Goosh nan (گۆشنان, gösh nan, “meat bread”) is the Uyghur version of a dish that is popular all over Central Asia and the Turkic world. It’s a round, flat pie stuffed with mincemeat, fried, and sometimes additionally steamed. It was one of my favorite dishes in Xinjiang, and makes a great appetizer or light meal, with plenty of hot green tea to wash it down.
Goosh nan’s closest relative is the Tatar cheburek (or çiğ börek in Turkish), which is a half-moon shaped dough stuffed with meat and deep-fried. The concept of meat wrapped in dough is a key feature of Central Asian cuisine: manti, börek, chuchvara, goosh nan, and cheburek are all variants of the same idea.
Goosh nan is a simple dish to prepare: roll out two pieces of dough to paper thin circles, top one with mincemeat, cover it with the other dough, and fry. Sometimes it is also steamed after frying, and sometimes it is more bready and baked, like in the picture below:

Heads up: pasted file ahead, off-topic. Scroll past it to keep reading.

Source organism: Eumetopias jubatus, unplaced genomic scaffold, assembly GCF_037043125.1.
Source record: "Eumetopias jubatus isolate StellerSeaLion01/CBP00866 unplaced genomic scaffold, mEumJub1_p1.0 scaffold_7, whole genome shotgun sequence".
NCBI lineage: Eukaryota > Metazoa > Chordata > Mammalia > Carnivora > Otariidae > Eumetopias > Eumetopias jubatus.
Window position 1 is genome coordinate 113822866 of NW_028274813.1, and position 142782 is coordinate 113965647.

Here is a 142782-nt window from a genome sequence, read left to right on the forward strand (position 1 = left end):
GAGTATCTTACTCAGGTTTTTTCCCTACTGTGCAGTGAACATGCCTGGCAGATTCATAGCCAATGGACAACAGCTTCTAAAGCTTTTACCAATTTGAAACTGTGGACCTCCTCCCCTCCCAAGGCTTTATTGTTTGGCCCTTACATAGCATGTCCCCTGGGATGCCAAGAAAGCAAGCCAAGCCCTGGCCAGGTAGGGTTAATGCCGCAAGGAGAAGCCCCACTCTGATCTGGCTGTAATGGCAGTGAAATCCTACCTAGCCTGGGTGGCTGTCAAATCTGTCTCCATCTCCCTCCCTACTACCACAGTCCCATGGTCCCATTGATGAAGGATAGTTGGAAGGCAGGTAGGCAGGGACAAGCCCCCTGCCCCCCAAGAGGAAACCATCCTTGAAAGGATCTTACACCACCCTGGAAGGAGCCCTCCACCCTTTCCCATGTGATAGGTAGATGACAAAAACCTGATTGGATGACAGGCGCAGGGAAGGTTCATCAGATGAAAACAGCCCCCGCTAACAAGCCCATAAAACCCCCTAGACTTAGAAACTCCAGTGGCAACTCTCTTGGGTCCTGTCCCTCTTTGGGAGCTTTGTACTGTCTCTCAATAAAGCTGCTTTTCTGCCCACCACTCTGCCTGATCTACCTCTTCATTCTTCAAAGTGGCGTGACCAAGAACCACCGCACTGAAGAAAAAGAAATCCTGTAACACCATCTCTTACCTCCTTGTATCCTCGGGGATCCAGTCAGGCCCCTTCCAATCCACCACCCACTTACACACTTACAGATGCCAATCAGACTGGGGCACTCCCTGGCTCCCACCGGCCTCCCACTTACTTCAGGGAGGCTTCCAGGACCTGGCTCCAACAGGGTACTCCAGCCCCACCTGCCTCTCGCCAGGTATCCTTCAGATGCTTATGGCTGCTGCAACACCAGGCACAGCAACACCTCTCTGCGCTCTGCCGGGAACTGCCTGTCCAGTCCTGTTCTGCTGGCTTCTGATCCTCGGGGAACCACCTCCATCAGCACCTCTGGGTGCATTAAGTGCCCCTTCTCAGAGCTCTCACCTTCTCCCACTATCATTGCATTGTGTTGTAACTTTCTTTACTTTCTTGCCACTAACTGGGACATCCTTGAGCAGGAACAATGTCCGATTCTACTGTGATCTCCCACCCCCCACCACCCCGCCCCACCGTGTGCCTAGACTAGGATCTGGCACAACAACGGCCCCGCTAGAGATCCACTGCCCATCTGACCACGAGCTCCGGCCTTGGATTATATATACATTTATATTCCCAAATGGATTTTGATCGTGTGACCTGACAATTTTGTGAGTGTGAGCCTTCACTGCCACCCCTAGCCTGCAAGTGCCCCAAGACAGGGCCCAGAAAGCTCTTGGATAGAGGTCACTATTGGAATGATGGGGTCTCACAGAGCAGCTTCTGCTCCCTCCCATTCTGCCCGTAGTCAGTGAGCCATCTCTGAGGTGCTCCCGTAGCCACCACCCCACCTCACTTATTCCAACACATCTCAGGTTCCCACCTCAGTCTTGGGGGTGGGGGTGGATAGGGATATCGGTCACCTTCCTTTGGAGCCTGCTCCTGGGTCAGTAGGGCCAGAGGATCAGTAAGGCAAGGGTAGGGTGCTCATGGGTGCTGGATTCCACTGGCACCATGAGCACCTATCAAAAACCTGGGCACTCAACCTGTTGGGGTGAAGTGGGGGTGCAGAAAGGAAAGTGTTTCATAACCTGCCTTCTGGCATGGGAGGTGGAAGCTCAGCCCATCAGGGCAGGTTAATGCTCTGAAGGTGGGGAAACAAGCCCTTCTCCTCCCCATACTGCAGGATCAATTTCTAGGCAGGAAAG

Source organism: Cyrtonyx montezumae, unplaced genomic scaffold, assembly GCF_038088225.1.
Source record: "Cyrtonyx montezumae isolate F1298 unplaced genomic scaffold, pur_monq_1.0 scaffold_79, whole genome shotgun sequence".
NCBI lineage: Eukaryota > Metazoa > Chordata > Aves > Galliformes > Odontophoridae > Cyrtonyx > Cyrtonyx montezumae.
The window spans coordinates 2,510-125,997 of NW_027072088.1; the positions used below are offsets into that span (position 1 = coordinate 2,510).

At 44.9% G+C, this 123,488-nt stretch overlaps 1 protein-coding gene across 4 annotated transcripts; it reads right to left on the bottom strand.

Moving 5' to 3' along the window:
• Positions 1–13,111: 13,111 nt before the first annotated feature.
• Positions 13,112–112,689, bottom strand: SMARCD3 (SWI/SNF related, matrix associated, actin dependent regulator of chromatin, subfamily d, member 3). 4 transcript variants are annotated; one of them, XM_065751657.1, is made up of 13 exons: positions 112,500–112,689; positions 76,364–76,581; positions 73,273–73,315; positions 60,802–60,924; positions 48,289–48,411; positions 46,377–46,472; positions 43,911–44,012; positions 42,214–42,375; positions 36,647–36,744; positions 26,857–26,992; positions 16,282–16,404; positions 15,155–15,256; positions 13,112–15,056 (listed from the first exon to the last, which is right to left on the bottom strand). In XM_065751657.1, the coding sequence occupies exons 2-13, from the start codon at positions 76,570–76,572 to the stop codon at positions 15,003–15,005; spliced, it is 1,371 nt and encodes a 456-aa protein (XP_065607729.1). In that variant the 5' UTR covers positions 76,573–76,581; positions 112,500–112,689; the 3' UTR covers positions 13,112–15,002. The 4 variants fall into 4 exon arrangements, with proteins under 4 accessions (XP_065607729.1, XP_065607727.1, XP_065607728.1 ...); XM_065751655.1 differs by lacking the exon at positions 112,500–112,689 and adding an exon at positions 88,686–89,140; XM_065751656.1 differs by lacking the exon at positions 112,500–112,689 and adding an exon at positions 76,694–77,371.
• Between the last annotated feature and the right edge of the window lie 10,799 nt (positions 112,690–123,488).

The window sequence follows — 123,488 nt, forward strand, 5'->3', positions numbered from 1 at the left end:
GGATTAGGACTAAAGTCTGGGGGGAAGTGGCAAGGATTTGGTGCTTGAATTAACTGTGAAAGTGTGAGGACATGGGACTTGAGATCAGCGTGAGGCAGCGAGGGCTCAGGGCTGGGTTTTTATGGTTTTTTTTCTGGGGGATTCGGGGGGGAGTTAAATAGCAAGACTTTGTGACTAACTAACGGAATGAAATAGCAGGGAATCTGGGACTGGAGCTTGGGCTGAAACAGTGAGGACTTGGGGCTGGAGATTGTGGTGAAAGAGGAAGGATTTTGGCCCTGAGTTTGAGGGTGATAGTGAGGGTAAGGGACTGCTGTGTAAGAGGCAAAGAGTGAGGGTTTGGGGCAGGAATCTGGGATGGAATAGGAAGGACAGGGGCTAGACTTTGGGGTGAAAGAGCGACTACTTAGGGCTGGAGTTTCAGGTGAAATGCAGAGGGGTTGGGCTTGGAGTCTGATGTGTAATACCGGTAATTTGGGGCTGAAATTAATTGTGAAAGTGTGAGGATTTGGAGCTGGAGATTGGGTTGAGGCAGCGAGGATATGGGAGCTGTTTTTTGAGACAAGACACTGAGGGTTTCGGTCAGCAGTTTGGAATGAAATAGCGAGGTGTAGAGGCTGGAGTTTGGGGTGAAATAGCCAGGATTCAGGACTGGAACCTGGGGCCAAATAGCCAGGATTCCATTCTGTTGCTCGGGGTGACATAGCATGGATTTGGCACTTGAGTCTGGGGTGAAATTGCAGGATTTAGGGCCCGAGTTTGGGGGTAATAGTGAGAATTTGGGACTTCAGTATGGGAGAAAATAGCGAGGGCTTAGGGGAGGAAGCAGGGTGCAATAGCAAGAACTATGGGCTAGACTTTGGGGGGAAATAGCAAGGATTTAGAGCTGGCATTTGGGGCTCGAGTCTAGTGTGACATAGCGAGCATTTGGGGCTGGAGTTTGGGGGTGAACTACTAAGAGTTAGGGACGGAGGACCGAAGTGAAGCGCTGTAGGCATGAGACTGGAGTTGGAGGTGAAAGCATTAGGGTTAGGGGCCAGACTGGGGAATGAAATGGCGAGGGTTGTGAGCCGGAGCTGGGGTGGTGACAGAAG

Finely minced beef or lamb. It’s better when you mince the meat by hand, but ground meat will do.
For the dough
1. Make a fairly firm dough out of flour, water, egg, and salt. Knead for 10 minutes and let it rest for 30min-1hr (it will be easier to roll out if you rest it).
7. Deep fry the pie until golden brown. If you want to make the steamed version, you don’t have to deep fry it (steaming will make it un-crispy again anyway) but still fry both sides until golden brown. When it’s done, drain the pie on a thick pile of paper towels and dab oil off the top.
By the way, if you want to make cheburek, just do all the above steps, except make only one dough sheet, put meat on one half side, then fold it over.
8. If you want the steamed version, put the pie in a steamer, cover, and steam for 25 minutes.